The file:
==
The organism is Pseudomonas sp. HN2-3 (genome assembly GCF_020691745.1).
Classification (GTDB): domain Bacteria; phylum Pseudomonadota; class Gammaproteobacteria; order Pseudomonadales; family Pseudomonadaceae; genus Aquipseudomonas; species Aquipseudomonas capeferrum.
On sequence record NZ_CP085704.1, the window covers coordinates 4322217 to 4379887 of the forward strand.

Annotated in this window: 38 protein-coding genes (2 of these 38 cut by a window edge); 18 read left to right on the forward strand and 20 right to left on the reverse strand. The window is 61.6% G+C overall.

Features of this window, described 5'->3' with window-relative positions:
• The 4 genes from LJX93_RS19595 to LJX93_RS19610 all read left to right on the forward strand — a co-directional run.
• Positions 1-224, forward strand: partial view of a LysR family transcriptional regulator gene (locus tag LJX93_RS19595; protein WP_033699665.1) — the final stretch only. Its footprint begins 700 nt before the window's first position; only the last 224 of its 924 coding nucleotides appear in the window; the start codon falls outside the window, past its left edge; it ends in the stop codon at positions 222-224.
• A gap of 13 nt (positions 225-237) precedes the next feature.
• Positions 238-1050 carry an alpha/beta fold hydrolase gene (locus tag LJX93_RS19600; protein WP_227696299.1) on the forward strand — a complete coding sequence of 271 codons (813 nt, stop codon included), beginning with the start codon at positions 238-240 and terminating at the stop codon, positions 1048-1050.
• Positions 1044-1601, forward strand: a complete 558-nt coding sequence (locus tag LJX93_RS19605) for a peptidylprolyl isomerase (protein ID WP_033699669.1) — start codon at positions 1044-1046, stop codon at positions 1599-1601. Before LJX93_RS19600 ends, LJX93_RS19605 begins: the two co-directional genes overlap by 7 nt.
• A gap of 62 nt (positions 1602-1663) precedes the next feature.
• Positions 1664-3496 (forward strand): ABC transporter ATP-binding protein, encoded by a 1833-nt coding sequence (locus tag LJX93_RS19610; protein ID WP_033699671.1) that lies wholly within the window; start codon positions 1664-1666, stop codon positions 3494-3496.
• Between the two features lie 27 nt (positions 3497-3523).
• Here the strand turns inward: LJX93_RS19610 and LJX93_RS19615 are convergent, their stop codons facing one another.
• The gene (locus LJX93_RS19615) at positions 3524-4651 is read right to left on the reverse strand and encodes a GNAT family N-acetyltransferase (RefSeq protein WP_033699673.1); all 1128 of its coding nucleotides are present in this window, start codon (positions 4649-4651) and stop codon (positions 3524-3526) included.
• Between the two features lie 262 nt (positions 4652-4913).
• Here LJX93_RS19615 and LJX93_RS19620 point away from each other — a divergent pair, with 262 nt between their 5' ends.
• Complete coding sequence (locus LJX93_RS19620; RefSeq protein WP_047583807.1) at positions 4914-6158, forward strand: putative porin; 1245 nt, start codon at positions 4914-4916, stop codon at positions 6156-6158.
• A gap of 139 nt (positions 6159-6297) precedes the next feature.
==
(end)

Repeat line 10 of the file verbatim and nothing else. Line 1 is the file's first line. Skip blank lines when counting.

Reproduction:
• Positions 1044-1601, forward strand: a complete 558-nt coding sequence (locus tag LJX93_RS19605) for a peptidylprolyl isomerase (protein ID WP_033699669.1) — start codon at positions 1044-1046, stop codon at positions 1599-1601. Before LJX93_RS19600 ends, LJX93_RS19605 begins: the two co-directional genes overlap by 7 nt.